In closing arguments Monday, defense attorneys criticized the prosecution’s case against Michael Johnson, arguing that it had presented no physical evidence to prove he killed Monroe teenager Phylicia Barnes.
“The who, what, when, where or why doesn’t make any sense,” defense attorney Tony Garcia told jurors.
Johnson is on trial for first-degree murder in the death of the 16-year-old honor student from Union Academy in Monroe. Her body was found naked and floating in the Susquehanna River four months after she disappeared on a visit to her older half-sister in December 2010.
Shortly after closing arguments Monday, the Baltimore jury deliberated for about two hours before the judge sent them home for the night. The jury of six men and six women can also choose to find Johnson guilty of second-degree murder.
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Earlier Monday, prosecutor Tonya LaPolla urged jurors to look at the sum of evidence that she said pointed to Johnson.
She argued that he was the last person known to have been with Phylicia Barnes in her half-sister’s apartment and that he refused to help with the search when she first disappeared.
She noted testimony that Johnson was seen struggling to carry a heavy storage container from the apartment where Barnes had been before she disappeared. She said that Johnson had talked with friends and family about fleeing the country and confessed to a third person and asked for help in disposing of the body.
“She did not leave that apartment voluntarily,” LaPolla told the jurors. “She was murdered.”
But defense attorneys countered that the prosecution’s theory didn’t make sense and their evidence was entirely circumstantial.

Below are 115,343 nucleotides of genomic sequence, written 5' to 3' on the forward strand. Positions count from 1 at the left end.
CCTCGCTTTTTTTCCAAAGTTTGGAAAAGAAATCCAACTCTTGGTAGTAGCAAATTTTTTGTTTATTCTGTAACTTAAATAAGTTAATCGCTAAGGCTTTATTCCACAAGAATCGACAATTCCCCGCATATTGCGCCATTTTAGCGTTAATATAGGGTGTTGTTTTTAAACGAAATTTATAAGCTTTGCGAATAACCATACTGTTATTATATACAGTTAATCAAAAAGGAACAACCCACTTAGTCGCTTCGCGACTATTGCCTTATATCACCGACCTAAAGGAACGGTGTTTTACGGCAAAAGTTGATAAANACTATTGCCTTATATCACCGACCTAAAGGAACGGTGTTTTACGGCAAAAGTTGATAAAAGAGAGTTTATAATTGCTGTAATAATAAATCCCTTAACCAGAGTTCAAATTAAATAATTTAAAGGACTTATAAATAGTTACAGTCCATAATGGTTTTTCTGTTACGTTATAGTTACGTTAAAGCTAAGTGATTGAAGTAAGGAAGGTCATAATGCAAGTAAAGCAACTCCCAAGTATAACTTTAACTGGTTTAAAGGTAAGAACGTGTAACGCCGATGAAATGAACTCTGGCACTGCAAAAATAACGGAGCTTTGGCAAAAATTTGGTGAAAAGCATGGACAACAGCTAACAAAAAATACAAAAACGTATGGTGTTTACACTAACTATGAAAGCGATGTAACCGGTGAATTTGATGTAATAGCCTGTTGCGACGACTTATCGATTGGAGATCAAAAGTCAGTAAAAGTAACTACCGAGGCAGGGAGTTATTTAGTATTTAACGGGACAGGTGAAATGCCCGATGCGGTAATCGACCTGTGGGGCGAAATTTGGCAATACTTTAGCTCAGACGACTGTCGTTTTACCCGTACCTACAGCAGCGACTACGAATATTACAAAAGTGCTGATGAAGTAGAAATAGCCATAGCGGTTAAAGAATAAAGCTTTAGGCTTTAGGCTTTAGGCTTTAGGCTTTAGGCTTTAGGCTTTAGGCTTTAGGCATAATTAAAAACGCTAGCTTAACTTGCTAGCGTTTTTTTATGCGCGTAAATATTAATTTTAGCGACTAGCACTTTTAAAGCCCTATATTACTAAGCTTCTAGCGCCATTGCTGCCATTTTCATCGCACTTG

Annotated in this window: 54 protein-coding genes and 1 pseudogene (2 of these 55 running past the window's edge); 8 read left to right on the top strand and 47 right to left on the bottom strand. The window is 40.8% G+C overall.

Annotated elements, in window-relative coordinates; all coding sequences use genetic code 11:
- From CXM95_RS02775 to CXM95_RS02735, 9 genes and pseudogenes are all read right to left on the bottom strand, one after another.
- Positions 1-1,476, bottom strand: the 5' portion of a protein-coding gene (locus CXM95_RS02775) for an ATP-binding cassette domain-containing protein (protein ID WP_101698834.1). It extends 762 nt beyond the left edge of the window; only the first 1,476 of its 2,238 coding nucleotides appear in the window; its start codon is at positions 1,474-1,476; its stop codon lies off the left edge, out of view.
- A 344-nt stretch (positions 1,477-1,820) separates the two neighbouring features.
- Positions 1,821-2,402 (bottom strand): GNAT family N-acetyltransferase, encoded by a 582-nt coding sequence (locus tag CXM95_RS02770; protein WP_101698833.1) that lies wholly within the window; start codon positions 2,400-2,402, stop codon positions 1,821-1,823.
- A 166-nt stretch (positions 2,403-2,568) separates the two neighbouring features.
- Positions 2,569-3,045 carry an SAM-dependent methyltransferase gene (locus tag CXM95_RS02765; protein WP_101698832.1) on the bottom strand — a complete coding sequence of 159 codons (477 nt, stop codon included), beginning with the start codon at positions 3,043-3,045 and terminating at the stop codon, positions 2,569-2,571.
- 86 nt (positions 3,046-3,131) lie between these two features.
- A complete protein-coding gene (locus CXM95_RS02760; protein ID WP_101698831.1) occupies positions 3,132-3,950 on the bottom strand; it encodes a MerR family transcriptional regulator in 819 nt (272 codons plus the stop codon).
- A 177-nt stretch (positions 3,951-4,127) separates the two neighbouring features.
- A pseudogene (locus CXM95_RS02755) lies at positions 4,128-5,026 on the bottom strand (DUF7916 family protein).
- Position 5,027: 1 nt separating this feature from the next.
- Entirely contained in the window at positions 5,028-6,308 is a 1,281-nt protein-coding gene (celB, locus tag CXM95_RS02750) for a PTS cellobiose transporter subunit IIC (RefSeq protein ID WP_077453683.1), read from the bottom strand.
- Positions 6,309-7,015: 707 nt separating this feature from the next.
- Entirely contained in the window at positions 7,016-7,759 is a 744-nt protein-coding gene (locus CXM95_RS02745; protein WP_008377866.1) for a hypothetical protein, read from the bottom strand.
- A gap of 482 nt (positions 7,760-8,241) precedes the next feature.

Garcia said there was not enough time for Johnson to kill Barnes, clean the apartment of all forensic evidence and then disappear with Barnes’ body in the time frame that prosecutors claim.
He emphasized that there was no sign of a struggle and no DNA evidence linking Johnson to the crime. They described the state’s key witness, James McCray, currently being held for theft, as a “professional snitch.”
Barnes was a gifted student at Union Academy, a charter school in Monroe, when she disappeared while visiting her sister in Baltimore during Christmas break in 2010.
The seven-day trial has featured scandalous and difficult testimony for Barnes’ family, including a 16-minute explicit video that showed Johnson and Barnes naked.
Barnes’s half-sister Deena Barnes gave tearful testimony that she let Barnes drink alcohol, smoke marijuana and spend the night in rooms with boys.
She also testified Johnson had made a sexual advance toward the 16-year-old, including reaching for Phylicia’s genitals.
Prosecutors used the video and testimony as an example of how Johnson wanted to be more than just friends with Phylicia Barnes.
“We have a grown man thinking of a 16-year-old girl an awful lot,” said prosecutor Lisa Goldberg.
Prosecutors claim Johnson killed Phylicia Barnes likely after forcing himself on her in her half-sister’s apartment. He then used a large plastic storage container to hide and move the body, they theorized. A neighbor claimed to see Johnson struggling to carry a storage container, but did not see inside.
Defense attorneys said Johnson and Deena Barnes had recently broken up after a 10-year relationship. The containers were used to move out his things, they said. They said Johnson had no motive to murder Phylicia Barnes.
Defense Attorney Ivan Bates claimed Deena Barnes had a greater motive to hurt Phylicia Barnes after testimony from another sister who said Deena Barnes might have been jealous of the budding relationship between Johnson and Phylicia Barnes.
Defense Attorney Russell Neverdon agreed with prosecutors that Barnes was a special young girl, but said charging his client was not the right way to seek justice. He said the prosecution’s case was “riddled with misdirection.”
“The final analysis is we still don’t know how Phylicia Barnes died,” he said.
Phylicia Barnes’s father Russell Barnes said he’s looking for a little bit of closure for Barnes. He was hoping for a verdict on Monday, but said he’ll stay in Baltimore until the case is complete. Afterward, he said he hopes to take his family to the Susquehanna River to show their respects.
“We’re hanging in there,” he said. “We have to. She’s my baby.”